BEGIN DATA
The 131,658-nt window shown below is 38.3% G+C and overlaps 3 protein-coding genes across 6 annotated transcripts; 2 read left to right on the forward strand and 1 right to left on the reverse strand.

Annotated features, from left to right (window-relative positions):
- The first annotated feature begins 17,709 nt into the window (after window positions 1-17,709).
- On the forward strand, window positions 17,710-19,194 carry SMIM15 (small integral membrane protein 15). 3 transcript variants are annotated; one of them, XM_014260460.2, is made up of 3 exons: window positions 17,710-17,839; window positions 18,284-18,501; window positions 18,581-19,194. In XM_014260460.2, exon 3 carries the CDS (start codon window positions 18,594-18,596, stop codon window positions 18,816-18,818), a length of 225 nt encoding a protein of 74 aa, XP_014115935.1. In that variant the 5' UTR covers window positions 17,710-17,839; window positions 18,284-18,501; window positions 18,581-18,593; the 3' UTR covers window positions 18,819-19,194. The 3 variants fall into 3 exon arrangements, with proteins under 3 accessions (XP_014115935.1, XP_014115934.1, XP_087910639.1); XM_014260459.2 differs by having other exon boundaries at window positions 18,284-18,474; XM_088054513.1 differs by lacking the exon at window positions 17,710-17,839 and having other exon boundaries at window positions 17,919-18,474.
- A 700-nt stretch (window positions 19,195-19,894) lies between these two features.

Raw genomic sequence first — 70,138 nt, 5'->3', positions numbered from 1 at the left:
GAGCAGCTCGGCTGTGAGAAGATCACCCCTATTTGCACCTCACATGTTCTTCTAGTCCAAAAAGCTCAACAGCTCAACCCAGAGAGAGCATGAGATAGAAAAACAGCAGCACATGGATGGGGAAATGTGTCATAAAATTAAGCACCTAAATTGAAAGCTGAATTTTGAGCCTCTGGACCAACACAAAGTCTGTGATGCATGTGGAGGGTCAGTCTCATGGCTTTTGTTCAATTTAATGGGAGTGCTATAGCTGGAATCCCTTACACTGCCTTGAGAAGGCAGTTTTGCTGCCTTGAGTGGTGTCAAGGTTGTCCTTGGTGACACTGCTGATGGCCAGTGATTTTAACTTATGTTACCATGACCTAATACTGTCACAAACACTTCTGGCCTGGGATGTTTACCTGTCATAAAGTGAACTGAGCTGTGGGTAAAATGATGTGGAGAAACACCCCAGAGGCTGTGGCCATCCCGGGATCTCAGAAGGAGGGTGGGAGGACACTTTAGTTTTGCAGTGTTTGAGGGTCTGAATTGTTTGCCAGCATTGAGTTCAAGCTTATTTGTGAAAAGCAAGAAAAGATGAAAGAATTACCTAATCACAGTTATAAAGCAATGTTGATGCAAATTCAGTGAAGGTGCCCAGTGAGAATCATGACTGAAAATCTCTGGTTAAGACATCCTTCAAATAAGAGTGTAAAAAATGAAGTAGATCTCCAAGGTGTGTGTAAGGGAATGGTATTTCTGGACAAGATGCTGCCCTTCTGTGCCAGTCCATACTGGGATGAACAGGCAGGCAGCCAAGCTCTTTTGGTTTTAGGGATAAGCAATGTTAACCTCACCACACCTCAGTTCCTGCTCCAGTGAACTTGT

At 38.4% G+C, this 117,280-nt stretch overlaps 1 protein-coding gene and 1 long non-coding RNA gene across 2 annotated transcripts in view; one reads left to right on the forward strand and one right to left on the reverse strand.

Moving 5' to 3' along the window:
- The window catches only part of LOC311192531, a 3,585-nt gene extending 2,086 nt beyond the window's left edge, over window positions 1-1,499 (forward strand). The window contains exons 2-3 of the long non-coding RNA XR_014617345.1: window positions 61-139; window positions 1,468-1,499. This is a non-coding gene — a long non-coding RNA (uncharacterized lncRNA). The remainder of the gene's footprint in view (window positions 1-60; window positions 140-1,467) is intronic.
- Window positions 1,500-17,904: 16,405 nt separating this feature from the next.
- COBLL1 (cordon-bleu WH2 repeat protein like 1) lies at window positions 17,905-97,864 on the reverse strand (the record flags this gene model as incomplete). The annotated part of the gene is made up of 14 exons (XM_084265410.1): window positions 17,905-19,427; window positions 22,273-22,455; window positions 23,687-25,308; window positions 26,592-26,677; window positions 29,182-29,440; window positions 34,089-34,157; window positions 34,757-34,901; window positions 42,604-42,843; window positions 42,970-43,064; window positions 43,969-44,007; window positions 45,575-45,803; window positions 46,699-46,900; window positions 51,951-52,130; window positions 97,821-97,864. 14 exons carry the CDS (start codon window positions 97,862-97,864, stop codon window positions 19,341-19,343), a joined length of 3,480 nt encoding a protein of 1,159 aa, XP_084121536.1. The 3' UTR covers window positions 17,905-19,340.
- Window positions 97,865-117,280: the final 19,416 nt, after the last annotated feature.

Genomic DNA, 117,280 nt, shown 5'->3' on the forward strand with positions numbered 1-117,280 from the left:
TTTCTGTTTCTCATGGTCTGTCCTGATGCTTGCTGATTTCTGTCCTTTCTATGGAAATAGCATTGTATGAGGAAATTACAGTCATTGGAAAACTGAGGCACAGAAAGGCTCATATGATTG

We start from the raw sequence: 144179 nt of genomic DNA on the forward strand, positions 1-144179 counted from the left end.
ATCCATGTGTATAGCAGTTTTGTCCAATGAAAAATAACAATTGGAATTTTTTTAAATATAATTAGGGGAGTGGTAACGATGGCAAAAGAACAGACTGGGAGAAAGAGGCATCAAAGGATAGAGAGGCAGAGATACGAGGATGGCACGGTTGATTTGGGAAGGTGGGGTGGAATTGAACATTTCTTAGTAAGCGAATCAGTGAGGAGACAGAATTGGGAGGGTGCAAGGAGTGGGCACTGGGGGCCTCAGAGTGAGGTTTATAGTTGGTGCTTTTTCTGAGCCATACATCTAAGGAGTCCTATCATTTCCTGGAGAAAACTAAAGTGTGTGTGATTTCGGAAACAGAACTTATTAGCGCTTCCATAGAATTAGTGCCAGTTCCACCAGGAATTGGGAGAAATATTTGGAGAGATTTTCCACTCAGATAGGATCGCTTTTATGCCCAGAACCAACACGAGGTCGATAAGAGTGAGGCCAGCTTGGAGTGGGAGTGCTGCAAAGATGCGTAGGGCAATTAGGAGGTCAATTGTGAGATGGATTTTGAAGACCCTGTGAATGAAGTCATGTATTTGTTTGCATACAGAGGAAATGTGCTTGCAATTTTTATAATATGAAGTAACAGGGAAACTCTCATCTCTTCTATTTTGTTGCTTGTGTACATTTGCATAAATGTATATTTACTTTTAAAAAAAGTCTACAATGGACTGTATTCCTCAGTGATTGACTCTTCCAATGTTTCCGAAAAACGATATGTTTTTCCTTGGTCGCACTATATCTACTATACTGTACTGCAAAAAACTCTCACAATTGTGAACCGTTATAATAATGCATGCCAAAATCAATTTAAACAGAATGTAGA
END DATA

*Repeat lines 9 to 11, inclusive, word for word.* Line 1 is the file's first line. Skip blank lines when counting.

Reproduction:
Moving 5' to 3' along the window:
- The window catches only part of LOC311192531, a 3,585-nt gene extending 2,086 nt beyond the window's left edge, over window positions 1-1,499 (forward strand). The window contains exons 2-3 of the long non-coding RNA XR_014617345.1: window positions 61-139; window positions 1,468-1,499. This is a non-coding gene — a long non-coding RNA (uncharacterized lncRNA). The remainder of the gene's footprint in view (window positions 1-60; window positions 140-1,467) is intronic.
- Window positions 1,500-17,904: 16,405 nt separating this feature from the next.